Updated 9.15am

Attacks on two Christchurch mosques left at least 49 dead Friday, with one gunman – identified as an Australian extremist - apparently livestreaming the assault that triggered the lockdown of the New Zealand city.

In what appeared to be the worst attack against Muslims in a western country, witnesses spoke of victims being shot at close range, with women and children believed to be among those killed.

"It is clear that this can now only be described as a terrorist attack," said Prime Minister Jacinda Ardern, saying it marked "one of New Zealand's darkest days".

"From what we know, it does appear to have been well planned," she said, adding that in addition to the dead another 20 people were seriously injured.

The gunman at one mosque was an Australian-born citizen, Australian Prime Minister Scott Morrison said in Sydney, describing him as "an extremist, right-wing, violent terrorist".

Ardern confirms 40 people are dead.

It was not immediately clear how many attackers were involved, but Ardern said three men had been taken into custody.

Two IEDs (improvised explosive devices) were also found and neutralised by the military, police said.

A Palestinian man who was in one of the mosques said he saw someone being shot in the head.

"I heard three quick shots, then after about 10 seconds it started again. It must have been an automatic -- no one could pull a trigger that quick," the man, who did not wish to be named, told AFP.

Brenton Tarrant, who live streamed himself fatally shooting defenceless people at a Christchurch mosque.Brenton Tarrant, who live streamed himself fatally shooting defenceless people at a Christchurch mosque.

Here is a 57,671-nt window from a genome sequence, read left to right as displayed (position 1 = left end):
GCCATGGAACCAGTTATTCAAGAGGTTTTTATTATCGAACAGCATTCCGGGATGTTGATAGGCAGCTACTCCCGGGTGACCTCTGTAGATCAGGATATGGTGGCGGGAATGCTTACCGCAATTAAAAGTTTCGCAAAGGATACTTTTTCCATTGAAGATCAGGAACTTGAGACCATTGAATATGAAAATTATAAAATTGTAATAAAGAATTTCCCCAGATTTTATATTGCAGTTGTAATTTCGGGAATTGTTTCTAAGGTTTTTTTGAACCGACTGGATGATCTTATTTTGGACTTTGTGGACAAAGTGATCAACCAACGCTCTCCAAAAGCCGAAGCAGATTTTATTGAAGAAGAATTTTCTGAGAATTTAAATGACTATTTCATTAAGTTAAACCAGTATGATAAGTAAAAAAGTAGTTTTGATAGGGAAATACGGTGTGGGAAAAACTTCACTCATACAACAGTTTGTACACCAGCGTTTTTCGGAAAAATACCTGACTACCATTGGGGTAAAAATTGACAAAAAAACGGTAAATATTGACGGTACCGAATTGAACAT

The gunman at one mosque was an Australian-born citizen, Australian Prime Minister Scott Morrison said in Sydney, describing him as "an extremist, right-wing, violent terrorist".

It was not immediately clear how many attackers were involved, but Ardern said three men had been taken into custody.

Two IEDS (improved explosive devices) were also found and neutralised by the military, police said.

A Palestinian man who was in one of the mosques said he saw someone being shot in the head.

"I heard three quick shots, then after about 10 seconds it started again. It must have been an automatic - no one could pull a trigger that quick," the man, who did not wish to be named, told AFP.

"Then people started running out. Some were covered in blood," he said, adding that he joined the fleeing crowd and managed to escape.

An eyewitness recounts the shooting.

Local media reported at least nine people were dead.

Video and documents circulating online - but not officially confirmed - suggested the shooter had streamed his attack on Facebook Live.

AFP has examined the footage, which has subsequently been taken down. Journalists experienced in verification techniques said it appeared to be genuine.

Four people were taken into custody.

New Zealand police described it as "extremely distressing" and urged web users not to share it.

A manifesto had also been posted online on accounts linked to the same Facebook page, suggesting the attack was racially motivated.

A number of pictures were posted to a social media account of a semi-automatic weapon covered in the names of historical figures, many of whom were involved in the killing of Muslims.

Police, who initially imposed a city-wide lockdown, sent armed officers to a number of scenes.

'Darkest days'